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Promoting the use of Information Technology to facilitate the linkages between the Home-basedproducers and global and regional markets.
 
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Promoting the use of Information Technology to facilitate the linkages between the Home-basedproducers and global and regional markets.
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Encouraging governments of SAARC countries to negotiate preferential or zero tariffs, with the OECD countries, for goods of home-based worker.
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Including products of home-based workers included in the SAFTA priority list.
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Supporting and facilitating processes to engender global and regional trade agreements and treaties.
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Facilitating research on trade and Home-based work, especially looking at bringing women workers up in the value chain of production.
   
  Ratification of ILO Convention No. 177 (1996) on Home Work 

Ratification by all governments is most essential because it recognizes the importance of this lowest tier of workers, most of whom are women, and when implemented will prove to be part of an effective anti-poverty strategy. It will also contribute to the empowerment of women both as workers and as citizens. As several governments have themselves pointed out, the Home Work Convention is actually modest and simple in that it merely extends protection to a category of workers who had been previously ignored and excluded.

Recognition of Home-based Workers networks as representational bodies at the regional level.

Since the Kathmandu Declaration (2000), great strides have been made in the formation and the development of organizations of Home-based workers and their networks.  Homenet South Asia has emerged as a representational body of the organizations working with and for Home-based workers in the five countries of the region and has been formally launched on 20th January 2007.  It has provided a platform for women Home-based workers in the region to link to each other and provide solidarity across barriers.  Homenet South Asia needs to be acknowledged as the representational body of Home-based workers in the region and be included in the formation of policies and the implementation and monitoring of programs concerning all aspects of Home-based workers’ lives and work.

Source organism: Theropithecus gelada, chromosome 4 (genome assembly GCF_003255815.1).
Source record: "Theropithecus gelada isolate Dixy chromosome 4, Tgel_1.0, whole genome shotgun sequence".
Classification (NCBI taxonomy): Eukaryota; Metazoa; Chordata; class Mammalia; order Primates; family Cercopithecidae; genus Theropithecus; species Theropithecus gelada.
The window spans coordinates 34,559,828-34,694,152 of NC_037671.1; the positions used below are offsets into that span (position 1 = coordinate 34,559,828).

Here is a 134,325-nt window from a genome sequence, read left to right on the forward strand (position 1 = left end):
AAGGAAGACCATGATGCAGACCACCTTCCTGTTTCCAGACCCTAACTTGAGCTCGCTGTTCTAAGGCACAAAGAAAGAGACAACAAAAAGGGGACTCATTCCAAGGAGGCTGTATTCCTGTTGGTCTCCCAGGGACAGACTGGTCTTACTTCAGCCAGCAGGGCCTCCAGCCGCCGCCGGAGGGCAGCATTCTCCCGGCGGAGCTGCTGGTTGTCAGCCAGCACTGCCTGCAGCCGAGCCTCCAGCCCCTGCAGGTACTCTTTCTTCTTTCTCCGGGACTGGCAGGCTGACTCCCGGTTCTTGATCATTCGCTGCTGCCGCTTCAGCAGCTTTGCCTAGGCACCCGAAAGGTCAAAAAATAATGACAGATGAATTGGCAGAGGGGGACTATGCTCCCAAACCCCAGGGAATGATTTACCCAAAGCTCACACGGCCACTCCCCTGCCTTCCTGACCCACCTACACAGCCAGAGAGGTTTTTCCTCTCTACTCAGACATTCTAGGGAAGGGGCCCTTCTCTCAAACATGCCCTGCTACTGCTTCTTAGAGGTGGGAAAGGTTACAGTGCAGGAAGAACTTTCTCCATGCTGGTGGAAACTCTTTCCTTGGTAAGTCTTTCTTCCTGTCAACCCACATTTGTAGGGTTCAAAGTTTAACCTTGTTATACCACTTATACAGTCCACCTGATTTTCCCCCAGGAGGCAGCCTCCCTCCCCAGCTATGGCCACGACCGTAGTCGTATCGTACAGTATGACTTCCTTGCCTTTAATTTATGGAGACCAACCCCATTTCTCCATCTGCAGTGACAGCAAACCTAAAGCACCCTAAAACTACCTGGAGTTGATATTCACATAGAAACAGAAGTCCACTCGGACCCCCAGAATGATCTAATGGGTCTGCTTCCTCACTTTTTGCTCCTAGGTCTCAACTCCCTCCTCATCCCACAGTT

We therefore urge:

SAARC to recognize the importance of home-based workers as contributors to national economies and growth, and to realize that addressing their concerns would  substantially reduce poverty and give women’s empowerment an impetus; and to acknowledge Homenet South Asia as the representational body of home-based workers in the region The rights and concerns of home-based workers should therefore be given priority in the deliberations and programmes of SAARC. As a first step this should be taken up in the upcoming SAARC Summit in April 2007.

National Governments to formulate and ensure implementation of national policies, ratify ILO Convention No. 177, include home-based workers in national statistics, facilitate more inclusive markets and recognize the home-based workers organizations and networks.

   
 

Trade Unions to reach out to home-based workers, to include them as members, as well as help them to build their own organizations, and to advocate for ratification of the ILO Convention No. 177.

Organisations of home-based workers to expand their reach nationally and across the region, raise awareness and advocate for the rights of home-based workers, ensure access to services, markets and social protection and work towards their empowerment.

The private sector and employers to recognize the existence of home-based workers in value chains and to ensure fair earnings and social protection; to contribute towards building the capacity and skills of home-based workers; and to facilitate them to go up the value chain of production.

International development agencies to recognize the numbers and conditions of home-based workers and to realize that addressing their concerns would substantially reduce poverty and contribute towards the achievement of the Millennium Development Goals especially in empowering women and reducing the feminization of poverty;  and to include the rights and concerns of home-based workers in their policies and programmes.